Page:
Follow the money

In the Wall Street Journal, Bret Stephens does what Woodward and Bernstein did in the 'good old days': Follow the Money.
Consider the case of Phil Jones, the director of the CRU and the man at the heart of climategate. According to one of the documents hacked from his center, between 2000 and 2006 Mr. Jones was the recipient (or co-recipient) of some $19 million worth of research grants, a sixfold increase over what he'd been awarded in the 1990s.
Last year, Stephens writes, Exxon spent a grand total of $ 7 million on 'grab-bag of public policy institutes'. That is the sum total. Kinda pales in comparison with the $19 million for Phil Jones alone, doesn't it? The grand total spent on 'green' issues is vastly greater.
[T]he European Commission's most recent appropriation for climate research comes to nearly $3 billion, and that's not counting funds from the EU's member governments. In the U.S., the House intends to spend $1.3 billion on NASA's climate efforts, $400 million on NOAA's, and another $300 million for the National Science Foundation. The states also have a piece of the action, with California—apparently not feeling bankrupt enough—devoting $600 million to their own climate initiative. In Australia, alarmists have their own Department of Climate Change at their funding disposal.

And all this is only a fraction of the $94 billion that HSBC Bank estimates has been spent globally this year on what it calls "green stimulus"—largely ethanol and other alternative energy schemes—of the kind from which Al Gore and his partners at Kleiner Perkins hope to profit handsomely.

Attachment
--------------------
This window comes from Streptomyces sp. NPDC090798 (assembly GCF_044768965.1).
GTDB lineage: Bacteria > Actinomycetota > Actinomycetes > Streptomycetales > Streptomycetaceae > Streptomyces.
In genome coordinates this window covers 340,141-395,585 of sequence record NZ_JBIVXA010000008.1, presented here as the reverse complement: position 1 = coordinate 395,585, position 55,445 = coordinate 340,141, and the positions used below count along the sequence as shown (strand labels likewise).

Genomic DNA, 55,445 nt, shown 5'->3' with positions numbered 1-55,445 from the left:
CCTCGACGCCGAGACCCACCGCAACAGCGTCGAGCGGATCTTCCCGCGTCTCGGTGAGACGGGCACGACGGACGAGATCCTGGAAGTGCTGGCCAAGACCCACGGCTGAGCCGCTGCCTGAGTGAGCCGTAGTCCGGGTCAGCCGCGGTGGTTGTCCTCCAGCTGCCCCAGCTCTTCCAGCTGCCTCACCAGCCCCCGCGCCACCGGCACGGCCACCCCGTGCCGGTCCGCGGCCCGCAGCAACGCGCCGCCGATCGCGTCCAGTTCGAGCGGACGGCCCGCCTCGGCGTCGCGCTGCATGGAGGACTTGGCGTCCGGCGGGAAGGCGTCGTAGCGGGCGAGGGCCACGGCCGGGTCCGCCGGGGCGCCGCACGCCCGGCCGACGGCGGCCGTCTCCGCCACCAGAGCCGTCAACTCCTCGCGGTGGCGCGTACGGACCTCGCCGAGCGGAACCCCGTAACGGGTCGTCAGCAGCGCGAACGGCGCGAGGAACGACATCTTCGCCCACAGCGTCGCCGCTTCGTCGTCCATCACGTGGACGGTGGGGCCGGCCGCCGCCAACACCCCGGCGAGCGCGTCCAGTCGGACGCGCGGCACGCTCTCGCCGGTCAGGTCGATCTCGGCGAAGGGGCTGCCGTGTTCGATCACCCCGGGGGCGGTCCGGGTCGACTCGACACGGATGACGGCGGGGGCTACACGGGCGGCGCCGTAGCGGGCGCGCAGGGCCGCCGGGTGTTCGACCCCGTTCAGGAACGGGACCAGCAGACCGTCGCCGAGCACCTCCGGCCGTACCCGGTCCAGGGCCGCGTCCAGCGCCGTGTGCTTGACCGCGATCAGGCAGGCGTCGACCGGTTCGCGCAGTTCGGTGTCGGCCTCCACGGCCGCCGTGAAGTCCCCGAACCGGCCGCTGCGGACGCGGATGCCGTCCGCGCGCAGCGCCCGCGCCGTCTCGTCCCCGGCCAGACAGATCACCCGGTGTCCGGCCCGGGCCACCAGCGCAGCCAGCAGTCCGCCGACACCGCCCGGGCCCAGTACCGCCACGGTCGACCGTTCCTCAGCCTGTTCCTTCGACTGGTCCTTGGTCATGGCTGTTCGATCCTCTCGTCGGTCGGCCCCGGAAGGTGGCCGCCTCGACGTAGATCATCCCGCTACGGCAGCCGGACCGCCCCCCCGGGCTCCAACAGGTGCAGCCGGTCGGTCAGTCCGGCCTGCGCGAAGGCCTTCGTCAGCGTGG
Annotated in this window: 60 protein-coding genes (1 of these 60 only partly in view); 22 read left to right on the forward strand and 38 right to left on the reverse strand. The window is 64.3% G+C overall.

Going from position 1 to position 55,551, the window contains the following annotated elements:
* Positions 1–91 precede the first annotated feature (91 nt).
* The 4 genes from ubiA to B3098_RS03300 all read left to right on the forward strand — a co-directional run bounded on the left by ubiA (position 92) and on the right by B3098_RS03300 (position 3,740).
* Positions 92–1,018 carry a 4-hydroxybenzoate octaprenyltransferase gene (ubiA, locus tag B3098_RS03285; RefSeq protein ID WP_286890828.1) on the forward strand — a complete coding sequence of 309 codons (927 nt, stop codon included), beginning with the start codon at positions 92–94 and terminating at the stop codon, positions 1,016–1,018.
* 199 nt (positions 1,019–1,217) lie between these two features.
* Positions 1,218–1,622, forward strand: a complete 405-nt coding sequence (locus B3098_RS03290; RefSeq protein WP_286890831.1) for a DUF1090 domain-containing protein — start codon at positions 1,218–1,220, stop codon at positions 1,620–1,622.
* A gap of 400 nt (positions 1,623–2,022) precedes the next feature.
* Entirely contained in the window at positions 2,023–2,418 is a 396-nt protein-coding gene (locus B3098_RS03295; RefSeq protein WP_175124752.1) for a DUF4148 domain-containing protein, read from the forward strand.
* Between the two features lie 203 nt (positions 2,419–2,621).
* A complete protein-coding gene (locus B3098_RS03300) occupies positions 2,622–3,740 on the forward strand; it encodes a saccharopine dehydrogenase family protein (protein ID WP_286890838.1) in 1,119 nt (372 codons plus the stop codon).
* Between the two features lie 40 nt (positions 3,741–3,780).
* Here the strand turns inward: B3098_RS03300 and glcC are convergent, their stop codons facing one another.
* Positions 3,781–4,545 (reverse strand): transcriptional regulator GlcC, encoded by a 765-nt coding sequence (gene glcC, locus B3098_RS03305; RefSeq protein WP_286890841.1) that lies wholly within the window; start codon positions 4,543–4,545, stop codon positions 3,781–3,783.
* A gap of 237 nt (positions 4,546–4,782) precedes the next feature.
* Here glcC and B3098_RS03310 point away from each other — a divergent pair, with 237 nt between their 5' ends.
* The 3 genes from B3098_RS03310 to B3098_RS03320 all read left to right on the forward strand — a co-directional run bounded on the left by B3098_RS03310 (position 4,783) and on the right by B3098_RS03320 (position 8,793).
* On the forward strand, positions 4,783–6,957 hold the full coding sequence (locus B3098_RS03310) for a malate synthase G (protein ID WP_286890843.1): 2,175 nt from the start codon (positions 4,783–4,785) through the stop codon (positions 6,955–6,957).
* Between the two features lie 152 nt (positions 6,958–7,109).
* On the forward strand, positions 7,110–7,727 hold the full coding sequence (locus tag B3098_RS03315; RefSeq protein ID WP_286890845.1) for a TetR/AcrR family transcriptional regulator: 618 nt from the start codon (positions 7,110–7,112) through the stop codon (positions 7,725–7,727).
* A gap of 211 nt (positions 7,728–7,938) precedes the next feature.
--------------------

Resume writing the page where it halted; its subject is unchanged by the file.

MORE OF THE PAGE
(emphasis mine - KV)

All this makes you wonder which side of the debate is actually in it for the money...

[Instant UPDATE] Here's a surprise (not!). From Fox News: Document Reveals U.N.'s Goal of Becoming Rule-Maker in Global Environmental Talks.
The purpose of the paper, put together after an unpublicized day-long session in Switzerland by some of the world's top environmental bureaucrats: to argue for a new and unprecedented effort to move environmental concerns to "the center of political and economic decision-making" around the world — and perhaps not coincidentally, expand the influence and reach of UNEP at the tables of world power, as a rule-maker and potential supervisor of the New Environmental Order.
This puts van Rompuy's recent utterings in a whole new, quite sinister light, doesn't it?

[UPDATE001] Very useful website: The Green Agenda.

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